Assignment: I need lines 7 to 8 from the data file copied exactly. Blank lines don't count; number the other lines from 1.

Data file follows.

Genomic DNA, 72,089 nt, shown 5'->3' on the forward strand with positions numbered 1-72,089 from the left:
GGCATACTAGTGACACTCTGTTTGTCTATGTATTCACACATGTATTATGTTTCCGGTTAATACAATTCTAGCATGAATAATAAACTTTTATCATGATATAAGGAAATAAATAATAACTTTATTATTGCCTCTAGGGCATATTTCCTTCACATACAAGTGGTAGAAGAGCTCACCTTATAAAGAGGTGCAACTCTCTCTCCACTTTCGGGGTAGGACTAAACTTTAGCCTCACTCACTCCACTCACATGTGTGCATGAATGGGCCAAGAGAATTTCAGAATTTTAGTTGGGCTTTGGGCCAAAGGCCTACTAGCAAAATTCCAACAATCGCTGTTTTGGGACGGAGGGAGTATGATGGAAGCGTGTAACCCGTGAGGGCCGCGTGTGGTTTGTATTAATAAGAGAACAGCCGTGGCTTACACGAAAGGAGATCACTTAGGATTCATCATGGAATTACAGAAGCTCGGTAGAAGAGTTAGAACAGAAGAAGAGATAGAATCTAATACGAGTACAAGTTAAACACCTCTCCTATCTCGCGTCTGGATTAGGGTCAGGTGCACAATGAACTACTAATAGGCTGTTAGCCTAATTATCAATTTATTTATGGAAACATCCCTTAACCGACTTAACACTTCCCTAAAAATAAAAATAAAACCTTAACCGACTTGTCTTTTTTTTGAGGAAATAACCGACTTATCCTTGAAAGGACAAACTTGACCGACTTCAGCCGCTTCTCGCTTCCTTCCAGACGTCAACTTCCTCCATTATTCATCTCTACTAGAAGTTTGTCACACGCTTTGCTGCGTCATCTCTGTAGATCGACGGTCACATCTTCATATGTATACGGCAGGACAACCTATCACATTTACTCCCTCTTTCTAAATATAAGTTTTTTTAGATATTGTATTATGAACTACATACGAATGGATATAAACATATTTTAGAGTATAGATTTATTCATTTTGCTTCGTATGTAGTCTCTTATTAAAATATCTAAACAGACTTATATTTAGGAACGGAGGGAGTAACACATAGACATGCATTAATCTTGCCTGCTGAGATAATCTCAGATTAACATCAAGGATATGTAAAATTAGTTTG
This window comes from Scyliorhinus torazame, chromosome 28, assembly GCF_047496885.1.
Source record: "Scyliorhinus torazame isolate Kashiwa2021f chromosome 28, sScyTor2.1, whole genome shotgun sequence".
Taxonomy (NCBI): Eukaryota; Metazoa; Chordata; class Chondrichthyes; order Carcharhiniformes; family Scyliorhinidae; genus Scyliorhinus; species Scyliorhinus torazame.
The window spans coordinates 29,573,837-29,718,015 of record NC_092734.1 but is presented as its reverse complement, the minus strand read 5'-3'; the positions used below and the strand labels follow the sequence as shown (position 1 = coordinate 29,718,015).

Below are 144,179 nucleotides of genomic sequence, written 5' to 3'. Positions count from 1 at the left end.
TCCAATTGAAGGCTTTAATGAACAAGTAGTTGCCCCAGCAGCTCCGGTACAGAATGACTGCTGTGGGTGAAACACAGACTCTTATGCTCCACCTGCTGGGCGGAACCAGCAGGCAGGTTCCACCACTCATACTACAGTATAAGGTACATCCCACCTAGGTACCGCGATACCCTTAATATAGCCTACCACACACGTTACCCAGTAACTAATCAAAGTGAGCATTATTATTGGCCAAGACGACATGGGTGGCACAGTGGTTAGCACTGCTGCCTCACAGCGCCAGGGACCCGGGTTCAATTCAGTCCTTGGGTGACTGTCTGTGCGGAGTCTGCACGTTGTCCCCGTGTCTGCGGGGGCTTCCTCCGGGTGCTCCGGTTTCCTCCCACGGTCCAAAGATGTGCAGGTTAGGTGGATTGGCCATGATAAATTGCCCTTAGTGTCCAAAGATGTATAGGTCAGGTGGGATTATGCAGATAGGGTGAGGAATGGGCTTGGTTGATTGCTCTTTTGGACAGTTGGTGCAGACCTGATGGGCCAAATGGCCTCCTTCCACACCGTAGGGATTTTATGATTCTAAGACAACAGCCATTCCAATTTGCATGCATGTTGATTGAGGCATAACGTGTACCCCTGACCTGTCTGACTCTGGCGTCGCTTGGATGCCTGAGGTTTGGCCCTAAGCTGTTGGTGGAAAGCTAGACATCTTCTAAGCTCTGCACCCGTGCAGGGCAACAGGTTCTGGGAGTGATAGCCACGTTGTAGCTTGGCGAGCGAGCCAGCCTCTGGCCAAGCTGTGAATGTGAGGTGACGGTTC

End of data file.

Below are 144,179 nucleotides of genomic sequence, written 5' to 3'. Positions count from 1 at the left end.
TCCAATTGAAGGCTTTAATGAACAAGTAGTTGCCCCAGCAGCTCCGGTACAGAATGACTGCTGTGGGTGAAACACAGACTCTTATGCTCCACCTGCTGGGCGGAACCAGCAGGCAGGTTCCACCACTCATACTACAGTATAAGGTACATCCCACCTAGGTACCGCGATACCCTTAATATAGCCTACCACACACGTTACCCAGTAACTAATCAAAGTGAGCATTATTATTGGCCAAGACGACATGGGTGGCACAGTGGTTAGCACTGCTGCCTCACAGCGCCAGGGACCCGGGTTCAATTCAGTCCTTGGGTGACTGTCTGTGCGGAGTCTGCACGTTGTCCCCGTGTCTGCGGGGGCTTCCTCCGGGTGCTCCGGTTTCCTCCCACGGTCCAAAGATGTGCAGGTTAGGTGGATTGGCCATGATAAATTGCCCTTAGTGTCCAAAGATGTATAGGTCAGGTGGGATTATGCAGATAGGGTGAGGAATGGGCTTGGTTGATTGCTCTTTTGGACAGTTGGTGCAGACCTGATGGGCCAAATGGCCTCCTTCCACACCGTAGGGATTTTATGATTCTAAGACAACAGCCATTCCAATTTGCATGCATGTTGATTGAGGCATAACGTGTACCCCTGACCTGTCTGACTCTGGCGTCGCTTGGATGCCTGAGGTTTGGCCCTAAGCTGTTGGTGGAAAGCTAGACATCTTCTAAGCTCTGCACCCGTGCAGGGCAACAGGTTCTGGGAGTGATAGCCACGTTGTAGCTTGGCGAGCGAGCCAGCCTCTGGCCAAGCTGTGAATGTGAGGTGACGGTTC